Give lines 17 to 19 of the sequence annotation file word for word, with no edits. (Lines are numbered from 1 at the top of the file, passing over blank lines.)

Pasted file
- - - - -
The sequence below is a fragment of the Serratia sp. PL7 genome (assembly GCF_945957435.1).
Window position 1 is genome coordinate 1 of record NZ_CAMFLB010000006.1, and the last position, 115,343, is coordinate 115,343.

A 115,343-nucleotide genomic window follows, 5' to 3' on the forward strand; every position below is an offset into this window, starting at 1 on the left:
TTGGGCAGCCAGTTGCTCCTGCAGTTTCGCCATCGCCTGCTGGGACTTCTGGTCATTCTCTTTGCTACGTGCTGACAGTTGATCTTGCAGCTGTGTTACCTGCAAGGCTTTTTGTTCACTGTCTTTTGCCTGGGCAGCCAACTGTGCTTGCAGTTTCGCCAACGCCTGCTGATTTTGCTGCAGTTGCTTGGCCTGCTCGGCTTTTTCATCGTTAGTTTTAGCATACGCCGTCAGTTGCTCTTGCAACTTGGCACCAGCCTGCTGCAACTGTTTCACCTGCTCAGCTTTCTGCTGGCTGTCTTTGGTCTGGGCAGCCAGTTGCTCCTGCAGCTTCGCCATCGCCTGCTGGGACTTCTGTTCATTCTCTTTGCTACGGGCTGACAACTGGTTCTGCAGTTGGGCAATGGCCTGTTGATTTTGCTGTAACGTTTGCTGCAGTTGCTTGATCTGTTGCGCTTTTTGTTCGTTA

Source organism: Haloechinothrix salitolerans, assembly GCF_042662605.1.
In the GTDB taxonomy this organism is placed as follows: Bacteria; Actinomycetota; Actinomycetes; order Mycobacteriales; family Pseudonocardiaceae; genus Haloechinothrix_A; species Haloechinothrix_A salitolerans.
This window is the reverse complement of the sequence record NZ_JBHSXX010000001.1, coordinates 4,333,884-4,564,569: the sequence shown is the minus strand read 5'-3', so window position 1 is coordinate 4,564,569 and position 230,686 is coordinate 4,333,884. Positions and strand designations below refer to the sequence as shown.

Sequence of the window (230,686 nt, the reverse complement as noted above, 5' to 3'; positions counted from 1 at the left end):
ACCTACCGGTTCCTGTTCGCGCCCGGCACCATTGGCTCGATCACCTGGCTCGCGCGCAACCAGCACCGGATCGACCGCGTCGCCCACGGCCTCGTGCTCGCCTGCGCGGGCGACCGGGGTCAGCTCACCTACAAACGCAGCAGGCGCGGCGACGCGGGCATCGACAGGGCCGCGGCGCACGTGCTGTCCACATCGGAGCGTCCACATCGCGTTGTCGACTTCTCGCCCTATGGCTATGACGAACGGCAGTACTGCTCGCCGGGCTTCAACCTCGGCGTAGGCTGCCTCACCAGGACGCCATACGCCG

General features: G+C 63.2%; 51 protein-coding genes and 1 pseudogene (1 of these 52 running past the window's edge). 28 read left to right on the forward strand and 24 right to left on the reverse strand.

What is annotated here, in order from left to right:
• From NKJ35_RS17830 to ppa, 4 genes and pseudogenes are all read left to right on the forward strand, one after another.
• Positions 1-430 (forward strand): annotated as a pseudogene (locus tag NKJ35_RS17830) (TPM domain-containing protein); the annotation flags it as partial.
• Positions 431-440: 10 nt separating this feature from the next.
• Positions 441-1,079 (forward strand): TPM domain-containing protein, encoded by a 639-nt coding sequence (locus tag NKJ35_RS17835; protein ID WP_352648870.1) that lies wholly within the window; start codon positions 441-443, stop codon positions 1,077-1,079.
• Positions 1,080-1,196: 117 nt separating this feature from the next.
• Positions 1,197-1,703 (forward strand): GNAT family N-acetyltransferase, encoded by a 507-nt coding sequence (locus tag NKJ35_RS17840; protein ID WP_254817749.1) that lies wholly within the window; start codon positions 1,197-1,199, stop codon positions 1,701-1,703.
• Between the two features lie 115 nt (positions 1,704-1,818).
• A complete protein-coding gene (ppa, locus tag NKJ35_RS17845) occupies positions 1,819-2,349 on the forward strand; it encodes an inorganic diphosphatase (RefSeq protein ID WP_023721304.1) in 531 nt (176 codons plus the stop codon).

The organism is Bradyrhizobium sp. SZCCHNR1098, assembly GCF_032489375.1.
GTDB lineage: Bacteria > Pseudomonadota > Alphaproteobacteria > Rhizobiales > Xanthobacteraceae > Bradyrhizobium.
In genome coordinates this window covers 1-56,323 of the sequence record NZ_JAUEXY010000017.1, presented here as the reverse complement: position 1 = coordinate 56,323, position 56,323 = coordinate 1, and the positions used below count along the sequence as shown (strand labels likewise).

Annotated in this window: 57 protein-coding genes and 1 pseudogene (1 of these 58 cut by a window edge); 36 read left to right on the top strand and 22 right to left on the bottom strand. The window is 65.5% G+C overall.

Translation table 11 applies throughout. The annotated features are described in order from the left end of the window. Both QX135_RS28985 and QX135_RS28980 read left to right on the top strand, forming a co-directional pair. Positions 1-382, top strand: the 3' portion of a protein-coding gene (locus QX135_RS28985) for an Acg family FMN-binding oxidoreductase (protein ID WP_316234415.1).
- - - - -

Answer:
• Positions 1,197-1,703 (forward strand): GNAT family N-acetyltransferase, encoded by a 507-nt coding sequence (locus tag NKJ35_RS17840; protein ID WP_254817749.1) that lies wholly within the window; start codon positions 1,197-1,199, stop codon positions 1,701-1,703.
• Between the two features lie 115 nt (positions 1,704-1,818).
• A complete protein-coding gene (ppa, locus tag NKJ35_RS17845) occupies positions 1,819-2,349 on the forward strand; it encodes an inorganic diphosphatase (RefSeq protein ID WP_023721304.1) in 531 nt (176 codons plus the stop codon).